Proving a disparate impact case is not easy for victims of discrimination. It is not enough for the employee to use statistics alone to point out that a job policy or practice has a disparate impact on the victim’s protected class. In addition, the 1991 amendments to the Civil Rights Act prohibited the use of race norming in employment testing.
The 1964 Civil Rights Act is a major piece of legislation that affects virtually all employers in the United States. Originally created to ensure the integration of African Americans into mainstream society, the law prohibits discrimination on the basis of race, color, religion, sex, and national origin. Some forms of discrimination on the basis of religion, sex, or national origin are permitted if they are bona fide occupational qualifications. Federal law does not prohibit discrimination on the basis of sexual orientation. The Equal Employment Opportunity Commission investigates charges of illegal workplace discrimination. These charges must be filed by workers within 180 days of the alleged discriminatory act taking place. If a worker believes intentional discrimination has taken place, he or she may pursue a theory of disparate treatment in his or her lawsuit. If the discrimination is unintentional, the worker may pursue a theory of disparate impact. Employment practices that have a disparate impact on members of a protected class are permissible, however, if they are job-related and qualify as a business necessity.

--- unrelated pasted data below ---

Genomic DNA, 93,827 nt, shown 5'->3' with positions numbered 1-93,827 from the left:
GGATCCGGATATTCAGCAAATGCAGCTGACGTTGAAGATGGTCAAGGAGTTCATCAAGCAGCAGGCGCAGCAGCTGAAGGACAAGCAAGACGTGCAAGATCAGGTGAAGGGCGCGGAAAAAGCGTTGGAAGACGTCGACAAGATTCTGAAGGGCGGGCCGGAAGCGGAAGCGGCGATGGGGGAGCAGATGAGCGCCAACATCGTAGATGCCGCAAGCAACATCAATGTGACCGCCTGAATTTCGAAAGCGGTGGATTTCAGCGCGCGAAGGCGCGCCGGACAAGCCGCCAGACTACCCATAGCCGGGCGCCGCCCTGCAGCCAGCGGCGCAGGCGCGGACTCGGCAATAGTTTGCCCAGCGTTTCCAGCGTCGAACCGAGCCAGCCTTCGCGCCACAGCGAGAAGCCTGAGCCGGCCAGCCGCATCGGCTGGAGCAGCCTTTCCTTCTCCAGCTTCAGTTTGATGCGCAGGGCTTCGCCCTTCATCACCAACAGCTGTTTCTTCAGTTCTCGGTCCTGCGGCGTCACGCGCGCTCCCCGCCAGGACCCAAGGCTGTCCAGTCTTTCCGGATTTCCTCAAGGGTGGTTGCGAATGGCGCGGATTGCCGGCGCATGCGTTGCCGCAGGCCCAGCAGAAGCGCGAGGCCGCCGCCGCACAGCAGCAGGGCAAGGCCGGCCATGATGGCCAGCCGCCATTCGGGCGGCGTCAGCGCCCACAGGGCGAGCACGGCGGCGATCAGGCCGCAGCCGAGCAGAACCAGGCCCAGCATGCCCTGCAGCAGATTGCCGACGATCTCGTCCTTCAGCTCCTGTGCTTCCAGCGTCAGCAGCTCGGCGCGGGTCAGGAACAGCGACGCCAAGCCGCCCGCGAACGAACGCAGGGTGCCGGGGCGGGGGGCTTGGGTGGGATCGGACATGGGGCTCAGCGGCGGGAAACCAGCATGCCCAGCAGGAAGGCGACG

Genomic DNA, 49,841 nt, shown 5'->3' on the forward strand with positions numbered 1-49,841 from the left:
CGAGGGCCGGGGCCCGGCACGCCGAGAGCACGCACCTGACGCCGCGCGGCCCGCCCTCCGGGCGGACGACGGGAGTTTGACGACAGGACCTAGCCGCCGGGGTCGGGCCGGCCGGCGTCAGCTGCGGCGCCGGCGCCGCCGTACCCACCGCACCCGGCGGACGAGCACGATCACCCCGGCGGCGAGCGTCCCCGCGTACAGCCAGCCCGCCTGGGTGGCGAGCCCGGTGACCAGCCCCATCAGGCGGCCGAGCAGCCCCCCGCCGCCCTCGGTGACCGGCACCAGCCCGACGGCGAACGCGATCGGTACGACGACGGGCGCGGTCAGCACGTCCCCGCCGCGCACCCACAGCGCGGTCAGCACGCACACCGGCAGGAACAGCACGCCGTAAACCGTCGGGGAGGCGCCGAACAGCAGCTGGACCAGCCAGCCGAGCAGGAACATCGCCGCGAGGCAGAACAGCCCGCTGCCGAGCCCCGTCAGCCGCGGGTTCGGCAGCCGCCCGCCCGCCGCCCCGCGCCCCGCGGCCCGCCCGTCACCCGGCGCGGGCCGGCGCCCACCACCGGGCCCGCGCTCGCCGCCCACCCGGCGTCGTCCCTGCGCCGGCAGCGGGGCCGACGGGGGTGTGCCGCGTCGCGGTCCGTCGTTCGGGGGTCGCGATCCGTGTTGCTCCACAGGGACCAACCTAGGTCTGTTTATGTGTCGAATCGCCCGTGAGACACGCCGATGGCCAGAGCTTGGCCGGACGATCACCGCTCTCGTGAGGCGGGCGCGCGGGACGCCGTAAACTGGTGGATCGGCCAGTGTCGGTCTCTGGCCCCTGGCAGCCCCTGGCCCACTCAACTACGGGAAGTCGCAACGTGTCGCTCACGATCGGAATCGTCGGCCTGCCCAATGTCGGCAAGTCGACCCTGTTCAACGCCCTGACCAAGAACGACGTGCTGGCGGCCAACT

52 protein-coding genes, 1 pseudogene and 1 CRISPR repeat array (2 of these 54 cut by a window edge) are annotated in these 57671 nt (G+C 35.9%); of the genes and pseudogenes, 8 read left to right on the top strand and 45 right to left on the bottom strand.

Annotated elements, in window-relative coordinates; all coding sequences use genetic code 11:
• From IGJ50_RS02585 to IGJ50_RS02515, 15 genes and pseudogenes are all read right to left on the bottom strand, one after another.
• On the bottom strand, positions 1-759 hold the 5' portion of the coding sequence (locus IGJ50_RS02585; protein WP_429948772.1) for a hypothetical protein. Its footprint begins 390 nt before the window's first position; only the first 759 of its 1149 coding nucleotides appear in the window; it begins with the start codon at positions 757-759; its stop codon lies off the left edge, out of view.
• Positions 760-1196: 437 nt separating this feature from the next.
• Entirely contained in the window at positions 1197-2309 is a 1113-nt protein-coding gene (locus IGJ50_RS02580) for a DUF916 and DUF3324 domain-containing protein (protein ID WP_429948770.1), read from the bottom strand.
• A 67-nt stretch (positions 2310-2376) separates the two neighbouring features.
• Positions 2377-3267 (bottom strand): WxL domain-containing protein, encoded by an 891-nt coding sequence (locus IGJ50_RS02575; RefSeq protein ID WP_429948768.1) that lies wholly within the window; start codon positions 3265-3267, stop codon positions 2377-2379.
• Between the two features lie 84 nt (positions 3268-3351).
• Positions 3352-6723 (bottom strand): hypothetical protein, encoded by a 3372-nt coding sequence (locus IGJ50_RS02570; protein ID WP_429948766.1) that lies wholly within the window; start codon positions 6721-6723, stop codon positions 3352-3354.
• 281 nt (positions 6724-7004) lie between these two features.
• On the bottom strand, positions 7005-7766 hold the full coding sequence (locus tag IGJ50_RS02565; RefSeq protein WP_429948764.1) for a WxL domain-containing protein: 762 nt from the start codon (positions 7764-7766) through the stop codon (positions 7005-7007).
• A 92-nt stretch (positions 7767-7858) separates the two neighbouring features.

- More than four decades after the passage of the 1964 Civil Rights Act, many libertarians and conservatives continue to believe that the law is a violation of states’ rights. Do you agree? Why or why not?
- In listening to President Kennedy’s speech, do you believe that the promise held by the Civil Rights Act has been met? Why or why not?
- Businesses sometimes discriminate against their customers on the basis of sex. A bar may charge females a reduced or waived cover charge in a “Ladies Night” promotion, for example, to increase the female ratio in their audience. Hair salons routinely charge more for services to women, and even dry cleaners charge higher prices for cleaning women’s clothes. Do you believe these forms of discrimination should be illegal? Why or why not?
- Research demonstrates that taller, more athletic, and more attractive people earn more in the workplace than shorter, less fit, or less attractive people. Do you believe this is unfair, and if so, do you believe the law should be amended to protect these classes?
- Race and color can never be BFOQs. Does that mean that an African American actor could play Abraham Lincoln in a movie reenactment of Lincoln’s life? Why or why not?